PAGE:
When a food colorant called Red Dye #2 was found to be carcinogenic, many red-colored food products were pulled from store shelves. For many years, red M&M candies were pulled from production, even though the manufacturers did not use Red Dye #2. Red M&Ms were only returned to the mix after the public awareness of the red dye situation had diminished.
Sometimes, favorite food products are simply abandoned in favor of ever-changing consumer preferences. Even if a certain candy or food has a nostalgic appeal for a niche market, food companies are often driven by powerful marketing forces. If there is enough of a market remaining for certain products, smaller food companies may agree to acquire the rights to produce and distribute them.
I wonder if there is a website that tracks products that "disappear". My personal items from the missing: Brach's Orange Jellies (other than mail order), Tum's Wintergreen, a long-lost cereal called "Jets".
HyVee stores in Omaha just stopped carrying Spin Blend. Disappointing for me; it really is the best. Other "mayos" taste like crap to me as well. They cited lack of sales. So far, Walmart still has it, but they recently discontinued my favorite Belgian chocolate. Grr.
Cub Foods carries it in Minnesota.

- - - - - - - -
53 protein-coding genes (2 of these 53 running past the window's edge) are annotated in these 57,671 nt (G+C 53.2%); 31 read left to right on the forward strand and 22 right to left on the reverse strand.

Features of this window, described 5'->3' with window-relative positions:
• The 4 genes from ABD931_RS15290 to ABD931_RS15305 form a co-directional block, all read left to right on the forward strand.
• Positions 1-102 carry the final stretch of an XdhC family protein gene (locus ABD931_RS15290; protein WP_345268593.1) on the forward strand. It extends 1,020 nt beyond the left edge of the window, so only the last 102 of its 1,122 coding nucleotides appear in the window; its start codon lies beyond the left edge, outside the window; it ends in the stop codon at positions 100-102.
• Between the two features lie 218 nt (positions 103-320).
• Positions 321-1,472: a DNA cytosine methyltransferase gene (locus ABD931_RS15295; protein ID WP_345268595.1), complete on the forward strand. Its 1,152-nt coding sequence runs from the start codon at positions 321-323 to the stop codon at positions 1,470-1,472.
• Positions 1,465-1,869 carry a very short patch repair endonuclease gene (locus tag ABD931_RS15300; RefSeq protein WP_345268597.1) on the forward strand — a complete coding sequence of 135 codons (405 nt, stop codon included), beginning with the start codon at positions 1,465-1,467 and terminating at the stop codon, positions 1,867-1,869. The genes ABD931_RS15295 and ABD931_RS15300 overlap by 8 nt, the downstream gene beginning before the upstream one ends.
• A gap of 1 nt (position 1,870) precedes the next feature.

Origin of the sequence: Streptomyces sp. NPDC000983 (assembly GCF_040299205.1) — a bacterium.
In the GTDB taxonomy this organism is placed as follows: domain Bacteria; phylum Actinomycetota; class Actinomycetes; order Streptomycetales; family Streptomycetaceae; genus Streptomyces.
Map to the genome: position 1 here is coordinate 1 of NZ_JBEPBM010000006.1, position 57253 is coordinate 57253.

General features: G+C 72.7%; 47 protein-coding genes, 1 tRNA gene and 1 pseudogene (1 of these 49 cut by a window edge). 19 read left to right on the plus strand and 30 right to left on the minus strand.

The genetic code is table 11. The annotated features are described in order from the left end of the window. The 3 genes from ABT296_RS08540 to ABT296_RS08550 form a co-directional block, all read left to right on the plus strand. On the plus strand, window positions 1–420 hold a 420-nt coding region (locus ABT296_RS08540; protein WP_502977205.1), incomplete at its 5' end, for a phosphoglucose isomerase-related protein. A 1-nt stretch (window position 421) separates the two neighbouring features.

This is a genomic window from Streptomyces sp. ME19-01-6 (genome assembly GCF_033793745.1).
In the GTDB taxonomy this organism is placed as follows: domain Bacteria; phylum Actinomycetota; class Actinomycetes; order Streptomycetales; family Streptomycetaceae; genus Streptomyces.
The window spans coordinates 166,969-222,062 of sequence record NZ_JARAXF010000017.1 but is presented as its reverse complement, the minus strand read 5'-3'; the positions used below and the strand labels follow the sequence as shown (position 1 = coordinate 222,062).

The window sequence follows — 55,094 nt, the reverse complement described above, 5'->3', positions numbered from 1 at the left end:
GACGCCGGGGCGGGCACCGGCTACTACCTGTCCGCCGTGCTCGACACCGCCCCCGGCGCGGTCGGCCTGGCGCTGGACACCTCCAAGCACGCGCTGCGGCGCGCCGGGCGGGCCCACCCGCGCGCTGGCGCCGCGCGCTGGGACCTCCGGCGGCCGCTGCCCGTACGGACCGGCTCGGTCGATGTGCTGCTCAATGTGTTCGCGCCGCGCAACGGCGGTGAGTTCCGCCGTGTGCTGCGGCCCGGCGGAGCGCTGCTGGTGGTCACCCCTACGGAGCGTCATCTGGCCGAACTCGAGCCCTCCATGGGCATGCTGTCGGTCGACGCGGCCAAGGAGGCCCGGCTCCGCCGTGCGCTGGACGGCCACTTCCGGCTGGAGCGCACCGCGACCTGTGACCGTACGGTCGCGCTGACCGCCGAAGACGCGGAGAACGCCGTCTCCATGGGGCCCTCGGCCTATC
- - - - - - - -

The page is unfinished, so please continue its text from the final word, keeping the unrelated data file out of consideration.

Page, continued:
Currently, many products are disappearing from shelves due to computer sales analysis. Stores like WalMart look at figures from the computer records and drop products with lower sales to use the shelf space for higher turnover, higher profit items.
Consumers lose choices every day. Places like Walmart cater to lower income people who buy more on price. If you are one who doesn't mind paying a little more for the better product, good luck.
Chances are, your choice is going one day. Sooner or later, you will be limited to the purchasing habits of the lowest common denominator.
Just found Spin Blend for sale online. It's through a company called Silver Palate/world pantry.
Thankfully, Spin Blend is again available at my local grocery store, "Dillon's", in Springfield, Missouri. I couldn't find it at any other stores here and I'd given up, but recently, as I browsed the shelves at Dillon's, there it was it was, back on the bottom shelf, and hardly noticeable, as usual. It's being made by a new manufacturer now. Hurray!
Now I can also again make my famous tuna salad. You're right, none of the other mayonnaise, or salad dressings compare to Spin Blend. It's the best! --slow mtn6
I grew up with Spin Blend. I don't like mayo, and don't like Miracle Whip, as they both taste like crap compared to SB. I make my chunky style tuna salad using Spin Blend, and anyone who tries it really likes it. I think it's the taste of SB that makes it different and taste better than the standard tuna salad. If they stop making it, I'll be screwed.